INTA, ‘Ghost’ Brands and Trademarks

INTA, the International Trademark Association is having its Annual Conference in Berlin, starting today. All kind of interesting subjects that brand owners keep happily busy are being dealt with in workshops, break out sessions and the like. Subjects like “How to Combat Counterfeit”, “Taxes and Trademarks” and of course the CTM (Community Trademark) are on the agenda. A more frivolous subject “Why We Do What We Do?” is being offered, as the program describes it “Why it is that trademark professionals seem to enjoy their jobs in ways that practitioners in many other areas of the legal profession do not?” (never realized that we as IP consultants and patent merchant bankers do not enjoy our jobs).

So what’s missing in the INTA conference that should be on the agenda, prominently, I would say?

How unused, or ghost or “dormant” brands (and the legal part of it, trademarks) could be sold and subsequently acquired by “revival” companies and prepare them for a second life. Selling trademarks out of your existing portfolios is strangely enough an anathema in trademark world.

The only subject at the INTA conference that comes close is a subject with a rather lawyerly title “Europe, possible threats Arising from Dormant Marks”. Must have been drafted by lawyers, which is not surprising, as (trademark) lawyers are trained to look at risks, not at opportunities. Hence the title oppugning the viability of a practice of active selling and buying of trademarks.)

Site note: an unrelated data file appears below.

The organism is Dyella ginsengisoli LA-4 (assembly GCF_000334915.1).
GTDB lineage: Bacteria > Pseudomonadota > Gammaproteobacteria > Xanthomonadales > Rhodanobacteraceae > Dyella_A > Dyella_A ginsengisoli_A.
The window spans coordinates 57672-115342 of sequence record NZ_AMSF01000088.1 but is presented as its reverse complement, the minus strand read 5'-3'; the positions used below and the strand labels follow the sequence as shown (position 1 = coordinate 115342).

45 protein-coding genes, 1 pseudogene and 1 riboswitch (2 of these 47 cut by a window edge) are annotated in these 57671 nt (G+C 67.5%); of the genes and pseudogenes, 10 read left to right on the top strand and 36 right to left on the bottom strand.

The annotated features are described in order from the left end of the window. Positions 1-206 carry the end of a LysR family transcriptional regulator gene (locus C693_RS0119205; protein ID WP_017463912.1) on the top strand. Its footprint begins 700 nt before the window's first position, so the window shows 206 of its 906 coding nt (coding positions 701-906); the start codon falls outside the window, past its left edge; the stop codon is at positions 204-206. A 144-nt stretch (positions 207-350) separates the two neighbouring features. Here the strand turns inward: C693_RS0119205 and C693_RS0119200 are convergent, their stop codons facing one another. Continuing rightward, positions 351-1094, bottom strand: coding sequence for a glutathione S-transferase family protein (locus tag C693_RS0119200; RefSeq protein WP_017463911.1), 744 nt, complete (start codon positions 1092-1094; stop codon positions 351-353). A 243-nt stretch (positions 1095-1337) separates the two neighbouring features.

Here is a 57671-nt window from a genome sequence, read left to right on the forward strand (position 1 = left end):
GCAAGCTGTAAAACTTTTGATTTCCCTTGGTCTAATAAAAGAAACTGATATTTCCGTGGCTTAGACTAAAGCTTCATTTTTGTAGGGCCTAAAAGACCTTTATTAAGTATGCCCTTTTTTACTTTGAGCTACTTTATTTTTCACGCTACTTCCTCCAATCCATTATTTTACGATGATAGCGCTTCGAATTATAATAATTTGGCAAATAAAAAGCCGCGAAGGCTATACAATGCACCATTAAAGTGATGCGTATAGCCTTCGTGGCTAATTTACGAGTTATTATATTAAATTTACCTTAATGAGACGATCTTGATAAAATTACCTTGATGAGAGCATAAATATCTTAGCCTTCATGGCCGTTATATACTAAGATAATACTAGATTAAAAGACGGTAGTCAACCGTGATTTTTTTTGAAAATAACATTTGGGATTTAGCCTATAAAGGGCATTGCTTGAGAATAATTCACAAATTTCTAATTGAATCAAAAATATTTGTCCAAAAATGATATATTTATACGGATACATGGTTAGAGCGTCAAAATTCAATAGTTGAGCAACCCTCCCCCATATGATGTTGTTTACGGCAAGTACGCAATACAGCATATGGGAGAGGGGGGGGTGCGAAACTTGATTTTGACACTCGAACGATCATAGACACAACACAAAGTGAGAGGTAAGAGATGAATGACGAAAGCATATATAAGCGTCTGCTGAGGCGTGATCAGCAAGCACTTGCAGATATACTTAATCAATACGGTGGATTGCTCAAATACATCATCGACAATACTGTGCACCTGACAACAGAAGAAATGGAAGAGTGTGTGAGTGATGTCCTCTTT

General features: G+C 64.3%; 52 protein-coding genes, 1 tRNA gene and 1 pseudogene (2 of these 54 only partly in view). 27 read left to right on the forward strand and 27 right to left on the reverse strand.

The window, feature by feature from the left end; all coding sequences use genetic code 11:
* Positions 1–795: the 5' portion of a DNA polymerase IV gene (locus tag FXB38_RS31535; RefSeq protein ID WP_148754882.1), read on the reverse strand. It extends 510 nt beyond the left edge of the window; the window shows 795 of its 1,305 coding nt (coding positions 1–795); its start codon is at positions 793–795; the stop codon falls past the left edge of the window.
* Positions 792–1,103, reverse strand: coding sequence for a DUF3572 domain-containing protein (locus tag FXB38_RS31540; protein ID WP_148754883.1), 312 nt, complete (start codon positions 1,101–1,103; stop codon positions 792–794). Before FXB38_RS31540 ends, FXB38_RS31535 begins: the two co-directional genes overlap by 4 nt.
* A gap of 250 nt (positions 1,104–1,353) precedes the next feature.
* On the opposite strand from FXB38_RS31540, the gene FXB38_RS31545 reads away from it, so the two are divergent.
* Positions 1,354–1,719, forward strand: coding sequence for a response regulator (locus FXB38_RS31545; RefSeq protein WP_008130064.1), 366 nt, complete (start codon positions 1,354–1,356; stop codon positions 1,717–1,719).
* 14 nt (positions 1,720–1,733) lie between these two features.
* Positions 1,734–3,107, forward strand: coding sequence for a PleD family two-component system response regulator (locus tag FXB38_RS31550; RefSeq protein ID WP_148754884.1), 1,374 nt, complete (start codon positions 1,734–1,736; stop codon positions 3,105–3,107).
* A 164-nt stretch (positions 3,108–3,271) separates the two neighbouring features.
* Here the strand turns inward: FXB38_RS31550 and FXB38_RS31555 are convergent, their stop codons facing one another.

Coincidentally, at breakfast, preparing for this blog, I read in this morning’s International Herald Tribune an article (from New York Times Magazine, by Rob Walker, “How ‘ghost’ brands can come back to life” on “brand reanimation”. A Chicago company, River West Brands seems to have found a niche market by acquiring those ‘dormant’ or ‘ghost’ brands and using this “brand equity” to take a fresh approach to what companies seem to struggle with: what to do with brands and trademarks that are being abandoned in the big corporate environments. Examples enough: BRIM for decaffeinated coffee from (former) General Foods (now Altria), VOLKSWAGEN BEETLE, and close to (my) home: POSTBANK a well known trademark for a post office bank part of ING Bank, which was abandoned sometime ago.

Why is there not a more active divestiture practice in trademark world? We dealt with that in an earlier blog. Last year IPEG tried to raise interest in the subject at the Annual INTA conference. Not to much avail as it seems, as this year INTA does not cover the subject at all except to see it as a “threat”, not an opportunity.

Who takes up the glove and starts the discussion in the trademark community?

To be continued

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